The following is a script from "The Super Cartel" which aired on Nov. 18, 2012, and was rebroadcast on June 16, 2013. Lara Logan is the correspondent. Howard L. Rosenberg, producer.
We're about to take you behind the scenes of a three-year investigation that took down the most powerful drug trafficking organization in law enforcement history.
Bigger than both the Cali and the Medellin cartels combined, more powerful than the infamous Pablo Escobar - this was a Colombian cocaine empire with a reach so vast, and profits so great, it became known as "the super cartel."
Sworn to secrecy until we first broadcast the story last fall, our 60 Minutes team was given unprecedented access to the investigation as it was unfolding.
Colombian national police worked alongside agents from ICE, the U.S. Immigration and Customs Enforcement Agency, whose job, among other things, is to prevent contraband from moving across U.S. borders.
The amount of cocaine and money the super cartel smuggled was incomprehensible and it took authorities by surprise.
U.S. ICE agents first got a glimpse of what they were up against when they arrived here in September 2009: the sprawling, Pacific coast port of Buenaventura, Colombia.
The agents got a tip to be on the lookout for cargo containers of fertilizer arriving from Mexico. They were stunned by what they found.
[Man: There it is!
Shrink-wrapped bundles of money. This one is 700,000 U.S. dollars in 20-dollar bills. As they searched through more containers, both here and in Mexico, they found staggering amounts of cash. More and more money, $41 million in that first seizure alone.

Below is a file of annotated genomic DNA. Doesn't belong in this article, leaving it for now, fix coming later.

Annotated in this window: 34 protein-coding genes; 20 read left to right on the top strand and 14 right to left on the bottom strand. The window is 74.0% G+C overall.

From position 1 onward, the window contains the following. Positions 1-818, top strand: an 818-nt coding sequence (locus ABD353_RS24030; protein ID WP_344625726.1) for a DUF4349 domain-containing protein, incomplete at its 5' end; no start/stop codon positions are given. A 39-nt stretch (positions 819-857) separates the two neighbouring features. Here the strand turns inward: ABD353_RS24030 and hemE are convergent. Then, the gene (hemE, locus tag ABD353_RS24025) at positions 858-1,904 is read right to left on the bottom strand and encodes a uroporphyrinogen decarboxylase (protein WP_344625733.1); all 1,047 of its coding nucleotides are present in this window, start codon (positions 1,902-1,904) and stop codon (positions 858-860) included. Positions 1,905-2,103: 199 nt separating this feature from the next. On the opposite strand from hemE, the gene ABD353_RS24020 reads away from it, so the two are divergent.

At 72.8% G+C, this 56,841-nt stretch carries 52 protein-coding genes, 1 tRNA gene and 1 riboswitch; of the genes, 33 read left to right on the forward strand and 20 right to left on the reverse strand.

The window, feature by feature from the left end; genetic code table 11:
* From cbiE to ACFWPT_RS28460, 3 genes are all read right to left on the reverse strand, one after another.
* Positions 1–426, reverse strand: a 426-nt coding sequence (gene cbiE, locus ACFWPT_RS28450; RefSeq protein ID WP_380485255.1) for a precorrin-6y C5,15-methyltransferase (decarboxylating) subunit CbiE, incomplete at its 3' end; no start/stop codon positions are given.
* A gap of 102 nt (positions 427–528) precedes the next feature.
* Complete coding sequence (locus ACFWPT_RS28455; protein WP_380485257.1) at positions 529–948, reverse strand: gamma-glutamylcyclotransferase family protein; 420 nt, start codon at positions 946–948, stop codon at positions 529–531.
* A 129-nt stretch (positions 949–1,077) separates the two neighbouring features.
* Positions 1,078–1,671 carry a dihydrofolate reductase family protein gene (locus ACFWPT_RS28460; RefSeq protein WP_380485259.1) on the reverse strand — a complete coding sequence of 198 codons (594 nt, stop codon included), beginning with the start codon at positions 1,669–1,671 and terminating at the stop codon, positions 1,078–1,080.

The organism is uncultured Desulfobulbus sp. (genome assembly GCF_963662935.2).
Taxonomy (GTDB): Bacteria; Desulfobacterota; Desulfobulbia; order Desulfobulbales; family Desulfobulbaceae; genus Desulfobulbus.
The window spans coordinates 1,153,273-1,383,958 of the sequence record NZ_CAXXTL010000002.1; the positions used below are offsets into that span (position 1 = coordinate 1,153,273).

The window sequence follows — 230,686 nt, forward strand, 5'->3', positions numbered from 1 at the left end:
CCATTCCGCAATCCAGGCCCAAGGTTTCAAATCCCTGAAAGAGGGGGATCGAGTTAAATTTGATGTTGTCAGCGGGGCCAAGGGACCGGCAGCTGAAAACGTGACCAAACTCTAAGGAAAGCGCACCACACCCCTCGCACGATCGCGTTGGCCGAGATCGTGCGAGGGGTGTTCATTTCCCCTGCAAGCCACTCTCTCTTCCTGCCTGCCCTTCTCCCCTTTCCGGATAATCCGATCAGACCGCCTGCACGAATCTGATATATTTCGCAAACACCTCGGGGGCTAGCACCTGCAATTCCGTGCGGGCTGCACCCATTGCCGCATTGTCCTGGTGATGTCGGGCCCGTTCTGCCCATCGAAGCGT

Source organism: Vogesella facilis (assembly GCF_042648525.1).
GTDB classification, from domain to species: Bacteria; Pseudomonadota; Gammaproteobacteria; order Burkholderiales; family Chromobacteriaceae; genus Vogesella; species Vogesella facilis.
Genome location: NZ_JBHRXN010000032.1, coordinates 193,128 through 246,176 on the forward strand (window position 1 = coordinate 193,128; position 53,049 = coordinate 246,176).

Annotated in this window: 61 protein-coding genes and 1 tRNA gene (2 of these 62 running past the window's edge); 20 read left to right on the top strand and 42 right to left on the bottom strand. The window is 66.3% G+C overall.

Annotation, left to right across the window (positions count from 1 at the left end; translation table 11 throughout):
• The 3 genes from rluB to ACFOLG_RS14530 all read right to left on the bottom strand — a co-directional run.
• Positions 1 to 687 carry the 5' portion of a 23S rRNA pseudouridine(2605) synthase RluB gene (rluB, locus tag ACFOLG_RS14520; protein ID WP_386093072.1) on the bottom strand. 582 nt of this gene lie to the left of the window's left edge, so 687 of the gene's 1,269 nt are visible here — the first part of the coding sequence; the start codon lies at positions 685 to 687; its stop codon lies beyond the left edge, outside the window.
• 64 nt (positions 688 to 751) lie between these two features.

Lara Logan: You'd never actually seen anything like it?
Luis Sierra: No, no, we'd never seen containers full of cash.
Luis Sierra was directing the ICE operation that day. He told us that until then, tales of containers full of cash were just a myth.
Lara Logan: How much space physically does that kind of money take up?
Luis Sierra: $41 million is probably waist deep in maritime shipping container, waist deep of cash.
Lara Logan: How long did it take you to count it?
Luis Sierra: It took us 30 days to count.
Teams of agents worked eight hours a day with Colombian police counting the money inside this heavily secured bank in Bogota, the capital. And that was just the beginning.
Luis Sierra: The amounts of cash they move is unfathomable. It-- we couldn't believe it. And, shipments that we seized, that was a routine shipment for them. That--that was--that was nothing.
Lara Logan: A routine shipment.
Luis Sierra: Routine. Monthly, weekly--that wasn't a once a year or a one-time shot. They were--they were--that was standard business.